S. Crandell had a notion and acted on it. On
Christmas day 1926 the Crandell Theatre opened for business on Main
Street in Chatham, New York. The original marquee was actually a
simple vertical sign. In the 1930’s a true marquee was constructed,
fashioned in a style similar to the Biograph Theatre in Chicago
where Public Enemy #1 John Dillinger was gunned down by G-Man Melvin
The original interior style of the 534 seat theatre was Spanish
stucco and remains virtually unchanged today. The two balcony bays
above the exits, on either side of the stage, were originally intended
to house organs for silent pictures, but the advent of talkies relegated
them to little more than decorative style.
Born in Chatham, Anthony Quirino had a passion for movies. As a
kid he hung around the theatre and at nine was given a job, a buck-fifty
a week and all the free movies he could watch. At sixteen he became
the relief projectionist, then came World War II.
On leave Anthony met and fell in love Betty. After the war they
were married and settling down in Alabama near Betty’s family.
One day a job offer came, to be chief projectionist at the Crandell
theatre. They moved to Chatham. By 1952 Anthony was the theatre’s
manager. Television threatened to close the Crandell in late the
‘50’s, so in 1960 Anthony and Betty bought it; with
hard work the theatre survived.
Betty is also an artist, a very talented artist. “She was
always packing up her easel and driving out into the county to paint,”
recalls son and current owner Tony. Betty’s paintings adorn
the walls of the Crandell; one in particular grabs my eye. Near
the stairs to the balcony is an exceptional gold framed painting.
Illness forced Betty to stop painting, but her work is there for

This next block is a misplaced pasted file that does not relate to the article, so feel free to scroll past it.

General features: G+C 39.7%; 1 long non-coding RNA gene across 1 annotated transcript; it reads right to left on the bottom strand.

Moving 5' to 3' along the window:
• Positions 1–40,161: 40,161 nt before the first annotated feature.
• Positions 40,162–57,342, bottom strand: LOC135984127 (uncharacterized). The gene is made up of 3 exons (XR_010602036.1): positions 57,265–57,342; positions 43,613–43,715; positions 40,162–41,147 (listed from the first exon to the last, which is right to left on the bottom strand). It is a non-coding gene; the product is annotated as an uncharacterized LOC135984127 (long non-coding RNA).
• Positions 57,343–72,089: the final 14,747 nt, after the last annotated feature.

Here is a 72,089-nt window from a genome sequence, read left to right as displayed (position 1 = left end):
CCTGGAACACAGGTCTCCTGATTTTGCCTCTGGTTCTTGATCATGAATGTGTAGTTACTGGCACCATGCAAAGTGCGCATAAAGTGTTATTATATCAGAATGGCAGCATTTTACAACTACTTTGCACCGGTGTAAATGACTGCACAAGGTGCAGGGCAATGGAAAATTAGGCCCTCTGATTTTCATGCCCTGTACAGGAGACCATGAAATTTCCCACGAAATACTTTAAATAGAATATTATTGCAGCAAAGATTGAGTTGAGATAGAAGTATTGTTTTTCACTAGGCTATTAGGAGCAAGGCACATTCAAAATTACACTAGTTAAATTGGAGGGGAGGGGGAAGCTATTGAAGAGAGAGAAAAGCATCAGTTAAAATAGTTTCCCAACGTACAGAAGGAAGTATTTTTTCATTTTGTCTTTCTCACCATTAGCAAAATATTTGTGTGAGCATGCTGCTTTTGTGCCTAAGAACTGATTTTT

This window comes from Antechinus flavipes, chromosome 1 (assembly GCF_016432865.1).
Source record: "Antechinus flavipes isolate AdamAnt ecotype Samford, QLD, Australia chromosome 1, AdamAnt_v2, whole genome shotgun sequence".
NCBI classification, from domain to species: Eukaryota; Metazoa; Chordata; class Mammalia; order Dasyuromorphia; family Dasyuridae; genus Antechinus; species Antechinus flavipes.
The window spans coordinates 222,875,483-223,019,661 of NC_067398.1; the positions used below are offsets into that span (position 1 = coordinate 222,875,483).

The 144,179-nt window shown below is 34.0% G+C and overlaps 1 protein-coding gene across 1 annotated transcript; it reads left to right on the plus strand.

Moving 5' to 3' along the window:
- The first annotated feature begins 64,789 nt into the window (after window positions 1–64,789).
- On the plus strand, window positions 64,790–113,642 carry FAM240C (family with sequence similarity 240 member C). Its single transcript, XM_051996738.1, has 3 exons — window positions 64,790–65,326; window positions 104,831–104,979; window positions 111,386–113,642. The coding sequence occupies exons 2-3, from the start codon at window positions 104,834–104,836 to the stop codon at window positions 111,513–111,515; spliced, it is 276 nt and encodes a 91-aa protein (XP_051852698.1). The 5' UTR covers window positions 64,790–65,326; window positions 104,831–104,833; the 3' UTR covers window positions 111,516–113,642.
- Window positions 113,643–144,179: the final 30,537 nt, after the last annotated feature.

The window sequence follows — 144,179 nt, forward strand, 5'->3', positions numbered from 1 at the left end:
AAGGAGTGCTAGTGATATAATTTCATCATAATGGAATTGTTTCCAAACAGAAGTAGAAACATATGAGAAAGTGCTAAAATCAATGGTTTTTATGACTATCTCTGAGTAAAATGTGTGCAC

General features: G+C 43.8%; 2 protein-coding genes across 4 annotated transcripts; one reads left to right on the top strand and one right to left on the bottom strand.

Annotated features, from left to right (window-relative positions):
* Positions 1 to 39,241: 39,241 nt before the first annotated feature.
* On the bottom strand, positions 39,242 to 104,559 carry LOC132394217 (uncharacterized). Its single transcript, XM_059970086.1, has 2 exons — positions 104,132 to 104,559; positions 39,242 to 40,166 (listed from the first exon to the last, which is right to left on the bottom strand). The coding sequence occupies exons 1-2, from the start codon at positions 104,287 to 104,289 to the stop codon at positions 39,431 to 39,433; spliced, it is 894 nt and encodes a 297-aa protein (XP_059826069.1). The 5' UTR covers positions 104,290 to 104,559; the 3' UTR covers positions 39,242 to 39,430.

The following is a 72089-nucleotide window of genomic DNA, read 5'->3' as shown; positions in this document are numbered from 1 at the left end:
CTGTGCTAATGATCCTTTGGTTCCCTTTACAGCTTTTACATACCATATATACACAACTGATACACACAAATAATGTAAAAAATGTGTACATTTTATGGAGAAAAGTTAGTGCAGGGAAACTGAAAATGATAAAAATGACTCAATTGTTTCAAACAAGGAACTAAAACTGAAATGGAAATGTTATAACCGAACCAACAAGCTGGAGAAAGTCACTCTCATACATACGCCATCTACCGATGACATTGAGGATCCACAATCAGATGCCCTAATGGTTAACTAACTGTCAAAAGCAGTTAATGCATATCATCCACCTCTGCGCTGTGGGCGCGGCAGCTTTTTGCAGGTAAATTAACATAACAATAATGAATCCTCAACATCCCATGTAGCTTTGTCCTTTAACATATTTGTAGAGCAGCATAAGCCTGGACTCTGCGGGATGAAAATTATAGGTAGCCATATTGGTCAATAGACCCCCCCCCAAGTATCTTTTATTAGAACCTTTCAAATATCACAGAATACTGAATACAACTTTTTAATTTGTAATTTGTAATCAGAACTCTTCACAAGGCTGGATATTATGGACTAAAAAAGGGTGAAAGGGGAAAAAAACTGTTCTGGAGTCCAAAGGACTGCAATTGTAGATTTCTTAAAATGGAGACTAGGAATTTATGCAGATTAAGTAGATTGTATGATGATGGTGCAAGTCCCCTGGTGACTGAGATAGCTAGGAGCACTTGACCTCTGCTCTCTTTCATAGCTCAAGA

us to enjoy.
Anthony and Betty retired in 1985. Tony, an electrician by trade,
took over. He worked at the theatre as a kid, even opened and closed
the curtain by hand. “I love movies,” admits Tony, “but
nobody has the same deep passion my father had.” When his
parents return from Florida each summer, Anthony, now 80, still
helps out a couple days a week.
In this time of big barn, multi-plex madness the Crandell is a refreshing
dose of simplicity and honesty. It is a family business, a family
place, its character makes it so very attractive. In one way it’s
a return to the past, in another, a return to reality.
Popcorn is fresh popped at the Crandell and comes in three sizes,
$1.25, $1.50, and $2.50. Tickets are $3.50. There’s one screen,
not eight or twelve or eighteen. Tony Quiniro isn’t getting
rich, just making a good living, enjoying the life and providing
a great service to the community he loves.
“What’s the most fun running the Crandell?”
Tony smiles, “The people. I love the different reactions to
the films, when they applaud at the end of a film or watching people
leave affected by a film that touches them or meeting people from
all walks of life. It’s the atmosphere and big screen they
tracks box office figures on the internet now, even books his films
that way. “I play one film at a time, so I can be pretty picky.”
He’s two to three weeks behind most film’s opening dates,
which actually gives him the chance to gauge what will play and
what won’t. “Seabiscuit” and “Pirates of
the Caribbean” were the top grossing films at the Crandell
in 2003. I tell Tony I love it when I see people lined up down Main
Street to see a film. “Me too,” he smiles. Part of the
smile is about good receipts, but an equal part is because he’s
happy to see people enjoying the Crandell.
I grew up in an Illinois town the size of Chatham. Going to the
town’s one movie theatre was my favorite thing to do. Walking
past the theatre, the smell of fresh made popcorn pulled you into
the lobby. I remember walking with my grandmother to that theatre
to see a re-release of “The Wizard of Oz,” remember
diving under my seat when the flying monkeys came after Dorothy
and her friends.
In this video/DVD age we consume our cinema on the small screen,
a screen much smaller than us. Films are larger than life and need
to be experienced that way. Size matters. Nothing is as powerful
as the big screen. To sit in a large darkened room with 533 other
people and view the flickering image on a screen many times larger
than you, is captivating and magical. The film consumes you, transports
you. Comedy is funnier when surrounded by hundreds of others in
the dark and tears shed there, more deeply touch your soul. The
atmosphere experienced in a place like the Crandell is irreplaceable.
It’s reassuring to know Tony and the Crandell are in it for
the long run, “I ain’t going anywhere, I’ll be
We’ll talk next time From The Road.
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